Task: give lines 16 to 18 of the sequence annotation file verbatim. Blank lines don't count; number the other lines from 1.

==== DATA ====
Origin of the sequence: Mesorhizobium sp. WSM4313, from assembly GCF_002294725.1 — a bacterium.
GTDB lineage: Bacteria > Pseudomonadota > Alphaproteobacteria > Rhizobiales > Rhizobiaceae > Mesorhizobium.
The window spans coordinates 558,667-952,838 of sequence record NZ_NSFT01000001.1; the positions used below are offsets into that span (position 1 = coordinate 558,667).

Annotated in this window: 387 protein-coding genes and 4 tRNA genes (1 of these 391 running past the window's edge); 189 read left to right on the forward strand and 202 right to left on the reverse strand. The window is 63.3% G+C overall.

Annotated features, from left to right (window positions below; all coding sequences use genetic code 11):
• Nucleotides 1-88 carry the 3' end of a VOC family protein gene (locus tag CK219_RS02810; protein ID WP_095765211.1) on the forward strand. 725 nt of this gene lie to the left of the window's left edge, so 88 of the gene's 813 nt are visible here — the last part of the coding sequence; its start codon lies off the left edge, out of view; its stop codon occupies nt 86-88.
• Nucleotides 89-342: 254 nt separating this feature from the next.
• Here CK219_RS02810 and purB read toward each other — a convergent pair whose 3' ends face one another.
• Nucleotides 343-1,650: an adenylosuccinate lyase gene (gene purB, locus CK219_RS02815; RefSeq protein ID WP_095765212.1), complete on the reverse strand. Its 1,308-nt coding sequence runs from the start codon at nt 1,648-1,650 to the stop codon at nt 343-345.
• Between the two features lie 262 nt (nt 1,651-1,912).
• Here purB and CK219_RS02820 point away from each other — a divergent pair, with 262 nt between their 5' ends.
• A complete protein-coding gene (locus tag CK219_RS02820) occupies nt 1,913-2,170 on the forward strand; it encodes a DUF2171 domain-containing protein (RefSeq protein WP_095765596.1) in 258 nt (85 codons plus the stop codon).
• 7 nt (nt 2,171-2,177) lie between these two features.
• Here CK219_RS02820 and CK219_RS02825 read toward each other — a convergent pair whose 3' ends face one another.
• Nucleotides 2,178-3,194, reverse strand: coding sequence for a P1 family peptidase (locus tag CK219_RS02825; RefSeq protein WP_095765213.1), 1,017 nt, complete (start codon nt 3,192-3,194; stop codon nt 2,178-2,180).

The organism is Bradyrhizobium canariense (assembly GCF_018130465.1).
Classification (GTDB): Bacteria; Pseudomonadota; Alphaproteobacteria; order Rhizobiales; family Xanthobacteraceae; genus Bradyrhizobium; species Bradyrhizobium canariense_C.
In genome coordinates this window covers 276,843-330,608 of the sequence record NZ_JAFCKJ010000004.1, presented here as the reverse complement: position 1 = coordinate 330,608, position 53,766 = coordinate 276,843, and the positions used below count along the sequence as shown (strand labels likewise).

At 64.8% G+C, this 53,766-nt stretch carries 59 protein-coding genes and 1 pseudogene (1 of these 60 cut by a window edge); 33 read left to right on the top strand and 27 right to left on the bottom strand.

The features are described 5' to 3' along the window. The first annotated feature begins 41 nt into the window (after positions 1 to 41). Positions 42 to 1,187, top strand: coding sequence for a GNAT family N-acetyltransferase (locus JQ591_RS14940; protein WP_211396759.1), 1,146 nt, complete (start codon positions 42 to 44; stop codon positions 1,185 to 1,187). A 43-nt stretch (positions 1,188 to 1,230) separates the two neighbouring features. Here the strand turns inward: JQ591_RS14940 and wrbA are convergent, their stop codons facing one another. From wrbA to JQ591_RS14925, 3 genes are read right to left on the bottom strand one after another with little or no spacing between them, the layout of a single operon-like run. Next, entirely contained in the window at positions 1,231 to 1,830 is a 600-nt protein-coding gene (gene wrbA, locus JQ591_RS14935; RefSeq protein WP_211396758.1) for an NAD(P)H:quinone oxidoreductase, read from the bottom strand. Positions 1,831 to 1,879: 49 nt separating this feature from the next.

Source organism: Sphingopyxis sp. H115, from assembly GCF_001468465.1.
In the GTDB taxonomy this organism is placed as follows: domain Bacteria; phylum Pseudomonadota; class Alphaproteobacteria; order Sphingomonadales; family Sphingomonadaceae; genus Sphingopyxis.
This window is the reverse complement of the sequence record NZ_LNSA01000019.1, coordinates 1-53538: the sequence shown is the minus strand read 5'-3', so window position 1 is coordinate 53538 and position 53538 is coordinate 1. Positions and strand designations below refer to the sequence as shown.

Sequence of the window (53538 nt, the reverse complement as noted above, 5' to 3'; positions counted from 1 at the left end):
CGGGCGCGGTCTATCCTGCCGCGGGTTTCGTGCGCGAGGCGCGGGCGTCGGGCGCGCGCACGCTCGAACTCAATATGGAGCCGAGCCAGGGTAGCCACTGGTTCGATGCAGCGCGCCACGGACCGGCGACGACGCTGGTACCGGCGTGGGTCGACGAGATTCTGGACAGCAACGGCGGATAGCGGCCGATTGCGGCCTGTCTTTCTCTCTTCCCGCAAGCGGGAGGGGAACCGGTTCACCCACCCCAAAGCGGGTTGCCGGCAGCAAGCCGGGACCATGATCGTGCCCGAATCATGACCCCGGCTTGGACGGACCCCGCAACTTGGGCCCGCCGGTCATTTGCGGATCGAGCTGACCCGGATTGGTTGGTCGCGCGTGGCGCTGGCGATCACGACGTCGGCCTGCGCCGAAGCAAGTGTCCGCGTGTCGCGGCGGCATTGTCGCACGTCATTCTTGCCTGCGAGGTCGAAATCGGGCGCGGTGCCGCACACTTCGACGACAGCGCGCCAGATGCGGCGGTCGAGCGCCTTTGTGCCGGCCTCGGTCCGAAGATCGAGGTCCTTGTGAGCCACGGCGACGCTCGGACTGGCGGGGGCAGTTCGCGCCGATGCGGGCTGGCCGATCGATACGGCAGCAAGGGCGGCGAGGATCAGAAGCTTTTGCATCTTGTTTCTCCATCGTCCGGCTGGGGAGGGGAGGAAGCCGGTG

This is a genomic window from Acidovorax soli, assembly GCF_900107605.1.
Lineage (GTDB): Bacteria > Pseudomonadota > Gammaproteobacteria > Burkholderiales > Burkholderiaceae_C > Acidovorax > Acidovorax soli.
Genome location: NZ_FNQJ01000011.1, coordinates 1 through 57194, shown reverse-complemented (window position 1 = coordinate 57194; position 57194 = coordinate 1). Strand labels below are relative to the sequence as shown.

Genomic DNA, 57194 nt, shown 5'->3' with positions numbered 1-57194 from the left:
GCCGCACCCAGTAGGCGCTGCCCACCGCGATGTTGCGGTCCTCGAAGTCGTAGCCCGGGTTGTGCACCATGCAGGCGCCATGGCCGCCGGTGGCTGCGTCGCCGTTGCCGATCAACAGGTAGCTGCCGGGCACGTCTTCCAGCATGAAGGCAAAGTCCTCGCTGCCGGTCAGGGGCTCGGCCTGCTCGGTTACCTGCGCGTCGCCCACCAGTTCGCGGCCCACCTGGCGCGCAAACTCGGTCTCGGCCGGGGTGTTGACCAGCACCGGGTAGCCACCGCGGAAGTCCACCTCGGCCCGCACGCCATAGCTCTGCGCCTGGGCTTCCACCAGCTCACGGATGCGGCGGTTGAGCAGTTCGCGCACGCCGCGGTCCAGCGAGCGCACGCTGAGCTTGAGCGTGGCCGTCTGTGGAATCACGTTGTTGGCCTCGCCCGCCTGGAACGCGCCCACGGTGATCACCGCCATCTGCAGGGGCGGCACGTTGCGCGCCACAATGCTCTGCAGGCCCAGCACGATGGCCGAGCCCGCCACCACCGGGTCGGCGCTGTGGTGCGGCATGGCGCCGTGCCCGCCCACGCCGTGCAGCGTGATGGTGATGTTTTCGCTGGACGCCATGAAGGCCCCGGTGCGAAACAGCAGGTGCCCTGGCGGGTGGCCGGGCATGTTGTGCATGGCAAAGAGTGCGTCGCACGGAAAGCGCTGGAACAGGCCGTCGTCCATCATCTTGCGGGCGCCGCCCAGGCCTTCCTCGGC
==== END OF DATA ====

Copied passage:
The organism is Bradyrhizobium canariense (assembly GCF_018130465.1).
Classification (GTDB): Bacteria; Pseudomonadota; Alphaproteobacteria; order Rhizobiales; family Xanthobacteraceae; genus Bradyrhizobium; species Bradyrhizobium canariense_C.
In genome coordinates this window covers 276,843-330,608 of the sequence record NZ_JAFCKJ010000004.1, presented here as the reverse complement: position 1 = coordinate 330,608, position 53,766 = coordinate 276,843, and the positions used below count along the sequence as shown (strand labels likewise).